A Jewish Hairdresser Spies on Neo-Nazis in ‘Ridley Road’
If we’ve annoyed the right people, we’ve done a good job,” said Nicola Shindler, the award-winning executive producer of the newest addition to the PBS Masterpiece family.
Indeed, by that standard alone, Ridley Road is a must see. The four-part series, which premiered on PBS on May 1 and is available to stream, created a social media storm when it premiered in the United Kingdoms that impacted a number of its actors and even a synagogue that served as a set for the film.
The series stars Agnes O’Casey as Vivian Epstein, a young woman from Manchester who flees south, to London, to escape her overprotective parents—and a marriage they are championing for her.
In London, she works as a hairdresser even as she searches for the real love of her life, Jack (Tom Varey), who had disappeared after he infiltrated neo-Nazis led by Colin Jordan (Rory Kinnear). Influenced by her Uncle Soly (played by Eddie Marsan), a leader of the militant anti-fascist The 62 Group, she also goes undercover to spy on Colin’s group.
Vivian works her way into Colin’s favor, and bed, and secures valuable information. But her cover is blown, and ultimately Jack and Vivian, after they reunite, come perilously close to danger but escape with a treasure trove of information.
The series is based on a 2014 novel of the same name by Jo Bloom, and while fiction, Bloom’s plot is steeped in truth. Colin Jordan was as real as the group he founded, the virulent antisemitic and anti-Black National Socialist Movement. The 62 Group is also genuine. And while Vivian Epstein is a fictional character, there were Jewish women who penetrated the neo-Nazi movement.
Ridley Road is tense and suspenseful. It pays extraordinary attention to detail, recreating the sights and sounds of 1960s London. And above all, it is timely. Just how timely can be gauged, as Shindler noted in a Zoom interview from England, by the people it ticked off.
Antisemitic trolls sprang into action almost as soon as the show aired in the United Kingdom last October. Their chief target was Marsan, who has played Jews in the past but is himself not Jewish. One commenter tweeted that he would never “watch the shite with your Apartheid loving bake in it.”
Marsan tweeted in response to the attacks: “F**k me. This is relentless. All I did was play a Jew. I dread to think what would have happened if I was actually Jewish.”
Marsan was not the only target of the attacks. His castmate, Tracy-Ann Oberman, who is Jewish and plays Solly’s wife, Nancy, also received her share of online harassment. (Both had been openly critical of former Labour leader Jeremy Corbyn’s handling of antisemitism allegations in the party.)
Then, in October, after the show aired, an antisemitic group hijacked a virtual service conducted by the Manchester Reform Synagogue, sharing racist symbols and shouting antisemitic epithets. The synagogue had been used as a set in the filming.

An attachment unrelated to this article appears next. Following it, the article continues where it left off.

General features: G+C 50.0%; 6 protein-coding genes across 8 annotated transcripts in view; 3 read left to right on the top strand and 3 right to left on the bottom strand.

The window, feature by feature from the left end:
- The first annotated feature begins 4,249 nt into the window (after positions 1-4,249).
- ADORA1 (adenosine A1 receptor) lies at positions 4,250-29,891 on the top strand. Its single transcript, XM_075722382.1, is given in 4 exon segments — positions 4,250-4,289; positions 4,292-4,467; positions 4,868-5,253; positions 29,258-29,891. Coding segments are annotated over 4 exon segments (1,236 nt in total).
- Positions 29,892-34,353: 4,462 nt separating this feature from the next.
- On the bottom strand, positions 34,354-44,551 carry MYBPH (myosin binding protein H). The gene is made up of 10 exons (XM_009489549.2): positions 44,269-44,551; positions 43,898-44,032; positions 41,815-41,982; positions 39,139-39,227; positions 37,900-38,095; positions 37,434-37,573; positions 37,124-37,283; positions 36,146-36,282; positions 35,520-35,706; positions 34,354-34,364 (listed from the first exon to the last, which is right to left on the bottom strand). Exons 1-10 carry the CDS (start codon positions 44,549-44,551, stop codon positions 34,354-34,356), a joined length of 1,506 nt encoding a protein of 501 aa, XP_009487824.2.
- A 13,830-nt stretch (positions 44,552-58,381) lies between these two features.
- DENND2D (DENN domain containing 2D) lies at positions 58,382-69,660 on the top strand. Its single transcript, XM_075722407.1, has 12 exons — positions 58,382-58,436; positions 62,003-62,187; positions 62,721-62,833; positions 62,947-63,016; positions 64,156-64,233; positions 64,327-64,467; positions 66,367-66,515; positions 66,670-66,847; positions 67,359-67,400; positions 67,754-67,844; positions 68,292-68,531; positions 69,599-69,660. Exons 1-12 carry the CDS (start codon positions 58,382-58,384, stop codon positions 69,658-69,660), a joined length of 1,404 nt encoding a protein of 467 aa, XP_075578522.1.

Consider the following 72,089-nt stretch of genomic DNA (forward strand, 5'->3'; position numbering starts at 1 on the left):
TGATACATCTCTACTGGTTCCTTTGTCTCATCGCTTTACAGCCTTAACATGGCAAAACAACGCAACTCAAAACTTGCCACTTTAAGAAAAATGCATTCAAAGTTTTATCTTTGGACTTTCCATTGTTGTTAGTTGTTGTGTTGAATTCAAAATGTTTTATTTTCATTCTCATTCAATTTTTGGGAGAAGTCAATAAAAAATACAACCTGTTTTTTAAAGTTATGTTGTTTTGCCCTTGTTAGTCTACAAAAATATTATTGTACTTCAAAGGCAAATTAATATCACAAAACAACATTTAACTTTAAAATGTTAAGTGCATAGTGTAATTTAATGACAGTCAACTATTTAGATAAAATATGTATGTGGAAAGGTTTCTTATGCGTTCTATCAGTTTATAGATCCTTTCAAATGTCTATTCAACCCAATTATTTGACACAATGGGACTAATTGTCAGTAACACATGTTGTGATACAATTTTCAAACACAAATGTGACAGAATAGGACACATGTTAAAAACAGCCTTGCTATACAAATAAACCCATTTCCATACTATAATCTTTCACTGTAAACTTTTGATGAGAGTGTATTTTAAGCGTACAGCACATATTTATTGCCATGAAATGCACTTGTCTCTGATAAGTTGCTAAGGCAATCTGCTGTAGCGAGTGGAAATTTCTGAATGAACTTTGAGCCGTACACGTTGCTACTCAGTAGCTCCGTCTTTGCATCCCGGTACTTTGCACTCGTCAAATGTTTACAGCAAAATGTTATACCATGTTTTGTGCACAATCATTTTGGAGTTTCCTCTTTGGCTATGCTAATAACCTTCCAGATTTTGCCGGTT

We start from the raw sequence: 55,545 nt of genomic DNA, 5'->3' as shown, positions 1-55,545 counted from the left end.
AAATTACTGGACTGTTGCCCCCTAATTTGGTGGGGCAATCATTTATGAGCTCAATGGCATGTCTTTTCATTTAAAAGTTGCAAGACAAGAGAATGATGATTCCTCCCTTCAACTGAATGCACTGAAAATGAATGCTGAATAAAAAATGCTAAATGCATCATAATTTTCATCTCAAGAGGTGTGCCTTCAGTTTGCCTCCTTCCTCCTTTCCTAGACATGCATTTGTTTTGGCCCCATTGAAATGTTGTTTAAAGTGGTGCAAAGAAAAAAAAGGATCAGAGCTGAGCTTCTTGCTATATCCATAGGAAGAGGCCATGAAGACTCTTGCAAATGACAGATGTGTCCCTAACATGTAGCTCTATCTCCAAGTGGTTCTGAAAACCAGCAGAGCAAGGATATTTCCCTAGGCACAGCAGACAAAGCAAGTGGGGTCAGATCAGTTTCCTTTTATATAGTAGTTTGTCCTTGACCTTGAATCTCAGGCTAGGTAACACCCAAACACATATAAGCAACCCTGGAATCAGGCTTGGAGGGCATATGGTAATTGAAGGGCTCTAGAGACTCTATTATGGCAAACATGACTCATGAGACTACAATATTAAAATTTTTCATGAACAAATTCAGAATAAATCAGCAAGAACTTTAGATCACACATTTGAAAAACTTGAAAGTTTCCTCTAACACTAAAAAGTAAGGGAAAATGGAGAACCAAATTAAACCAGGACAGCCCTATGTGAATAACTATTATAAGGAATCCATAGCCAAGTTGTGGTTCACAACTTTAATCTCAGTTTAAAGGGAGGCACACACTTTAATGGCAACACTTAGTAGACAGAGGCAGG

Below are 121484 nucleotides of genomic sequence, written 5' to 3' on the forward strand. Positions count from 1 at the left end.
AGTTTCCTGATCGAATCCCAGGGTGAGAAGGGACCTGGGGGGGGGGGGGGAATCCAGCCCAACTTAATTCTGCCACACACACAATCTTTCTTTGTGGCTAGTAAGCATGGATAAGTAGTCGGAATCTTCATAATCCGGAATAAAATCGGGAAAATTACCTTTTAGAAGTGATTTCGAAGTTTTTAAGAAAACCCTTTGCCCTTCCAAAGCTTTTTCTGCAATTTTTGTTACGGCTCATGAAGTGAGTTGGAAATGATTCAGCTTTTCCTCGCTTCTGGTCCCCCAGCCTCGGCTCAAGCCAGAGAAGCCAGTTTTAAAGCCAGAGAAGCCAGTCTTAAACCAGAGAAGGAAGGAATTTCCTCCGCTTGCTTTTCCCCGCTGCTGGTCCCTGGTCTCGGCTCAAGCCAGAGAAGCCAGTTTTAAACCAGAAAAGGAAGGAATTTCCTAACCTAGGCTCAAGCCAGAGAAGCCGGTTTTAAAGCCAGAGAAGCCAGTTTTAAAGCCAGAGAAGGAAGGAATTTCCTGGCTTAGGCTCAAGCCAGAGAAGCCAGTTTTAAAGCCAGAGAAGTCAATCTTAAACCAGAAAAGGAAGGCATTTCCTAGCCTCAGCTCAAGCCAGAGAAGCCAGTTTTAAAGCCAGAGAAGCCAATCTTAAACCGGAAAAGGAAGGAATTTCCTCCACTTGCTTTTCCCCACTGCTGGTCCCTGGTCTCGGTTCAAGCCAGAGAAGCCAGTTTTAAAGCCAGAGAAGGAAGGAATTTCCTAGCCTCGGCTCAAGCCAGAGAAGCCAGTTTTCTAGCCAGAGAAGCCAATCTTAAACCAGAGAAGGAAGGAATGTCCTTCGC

Sadly, the reaction didn’t surprise Shindler, who grew up in a liberal Jewish home in north Manchester, “because that’s the world we live in, and I know that happens. I don’t think that should scare you from working on a project you think is important, because you think people are going to attack you. In fact, it made me determined to do more.”
One actress also determined to do more is the star of Ridley Road, Agnes O’Casey. Her real last name is Kenig; She took O’Casey as a stage name to honor her great grandfather, Irish playwright Sean O’Casey. Her paternal grandfather, actor Laurence Kenig, who passed away before she was born, was Jewish, she said in a Zoom interview from England.
“When I got the role, [my dad and I] talked about it. It was a nice way to connect with my dad about my Jewish ancestry,” said O’Casey. “My dad’s quite introverted,” but, she explained, helping her prepare for her role allowed him to share his family history. He “brought out loads of stuff from his past going all the way back to Russia and Ukraine.
“It was a lot to unpack,” she added. “There was quite a lot of pain on that side of my family.”
On the plus side, through her discussions with her father, she said, she located new relatives. “It was lovely to find out about family that’s still around. I’ve never been to New York, but it turns out I have cousins there I never knew about.”
O’Casey spoke to Jewish colleagues, including Oberman, about playing a Jewish character for her first television role. She also approached Jewish screenwriter Sarah Solemani. “I spoke to Sarah’s rabbi,” said O’Casey, and together the pair “thought this story was similar to the story of Esther.”
O’Casey added that she was “horrified” by the online harassment and negative tweets directed at Marsan and Oberman. The reaction, she said, “validated that this show was so very important to make.”
Curt Schleier, a freelance writer, teaches business writing to corporate executives.
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